The waterfront park in my hometown of Windsor, Ontario, is a five-kilometre long stretch of lawns and gardens that runs along the Detroit River. There’s even a remarkable collection of public art sculptures—a flying saucer, a mermaid on a pole in the river, a giant hand holding a green apple, but the only superstar here is Detroit, its Gotham-like rump of a skyline there on the other side. Its considerable bulk appears on the horizon as you approach Windsor by car, visible before its closer Canadian neighbour. Even the Queen, when she visited Windsor in 1984, looked across the river at Detroit and mistakenly marveled aloud at our impressive skyline; the far-flung edges of empire get as blurry as the border itself in a place like this. With Detroit declaring bankruptcy, it’s like an old friend we’ve all watched decline over the decades has taken another very public fall; if a city could wince, Windsor certainly would.
Detroit preoccupies Windsor. Windsorites go to the river and watch the lake freighters float by in front of Detroit. Detroit newspapers are read. The local ginger ale, Vernors, is consumed. The 72-storey Marriott Hotel in the middle of the Renaissance Center, a 1977 collection of skyscrapers meant to rejuvenate a declining downtown Detroit, helps Windsorites know which way is north. Meteorologists on Detroit TV channels come into everybody’s home and teach Fahrenheit so well that we will forever be converting Celsius in order to really know what the temperature feels like, as I do even though I’ve been living in fully metric Toronto for thirteen years.
Windsor’s waterfront provides the best view of America from anywhere in Canada, but the relationship is much deeper than just the skyline. People in Windsor know Detroit the way they know their own city. In many ways, it’s the same city—just one with a rather inconvenient international border running through the middle, requiring citizens to produce papers for a customs agent, a kind of less-fraught Berlin Wall experience ever since 9/11 complicated once-easy border crossing. There’s cross-border dating, cross-border friendships, families that fall on both sides of the river. Sundays in Windsor, cars with Michigan plates will be parked in driveway after driveway, no shortage of international domestic mixing on people’s downtime. On weekday mornings, rush hour crowds both the bridge and tunnel as Windsorites head to Detroit to work as nurses, teachers, engineers. Some radio stations in Windsor even cater to an American audience, running Detroit commercials and less Canadian content than other parts of Canada are required to play, thanks to a local CRTC CanCon exemption.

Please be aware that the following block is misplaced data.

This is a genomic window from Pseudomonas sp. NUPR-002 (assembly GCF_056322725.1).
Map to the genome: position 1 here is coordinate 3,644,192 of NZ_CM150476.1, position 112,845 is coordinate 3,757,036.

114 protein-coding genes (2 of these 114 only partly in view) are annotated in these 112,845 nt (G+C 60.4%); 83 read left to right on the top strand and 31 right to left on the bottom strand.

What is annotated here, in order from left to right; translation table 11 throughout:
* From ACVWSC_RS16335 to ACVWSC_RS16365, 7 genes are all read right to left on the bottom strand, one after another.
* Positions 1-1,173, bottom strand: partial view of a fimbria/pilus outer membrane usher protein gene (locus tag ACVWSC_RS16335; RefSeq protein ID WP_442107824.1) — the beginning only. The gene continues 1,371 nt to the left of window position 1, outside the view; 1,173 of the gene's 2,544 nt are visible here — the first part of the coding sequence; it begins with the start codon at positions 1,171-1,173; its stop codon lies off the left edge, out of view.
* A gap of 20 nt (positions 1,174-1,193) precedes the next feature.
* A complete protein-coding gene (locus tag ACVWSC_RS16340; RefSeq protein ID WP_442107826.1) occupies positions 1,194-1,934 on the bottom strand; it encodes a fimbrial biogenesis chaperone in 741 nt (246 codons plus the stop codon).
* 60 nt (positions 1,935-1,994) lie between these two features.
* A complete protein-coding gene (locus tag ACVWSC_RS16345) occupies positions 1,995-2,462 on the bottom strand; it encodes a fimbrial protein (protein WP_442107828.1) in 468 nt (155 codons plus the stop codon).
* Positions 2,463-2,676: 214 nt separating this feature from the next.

Windsor folks were some of the luckiest in Canada during the 1980s and ‘90s, able to slip over the border late in the evening to go to techno parties thrown in old factories or warehouse buildings where legendary Detroit DJs would spin. Those industrial spots were some of the few places, like sporting events, where Detroit’s incredible racial divide and de facto segregation above and below 8 Mile Road didn’t seem to matter. Windsorites have always gone to Detroit for culture, to see big-name concerts and smaller-venue bands. Trips to foreign films at the ornate Detroit Institute of Arts theatre are part of Windsor life, too, as were the trips we made to jazz bars deep in Detroit where sometimes we would be the only white people in a crowded club but were always welcomed warmly.
You haven’t been to a dance party or rock show until you’ve been to one in Detroit, borne witness to an enthusiasm that isn’t always present in other cities. It’s like what Bob Seger famously said on his 1976 album, Live Bullet, recorded in concert at Cobo Arena downtown: “I was reading in Rolling Stone where they said Detroit audiences are the greatest rock and roll audiences in the world. I thought to myself, ‘Shit, I’ve known that for ten years.’” Even the hipsters move at concerts in Detroit. On either side of 8 Mile Road, the split between Detroit and its suburbs, between black and white and rich and poor, there’s a pride of place and loyalty to the region that is remarkable and fierce.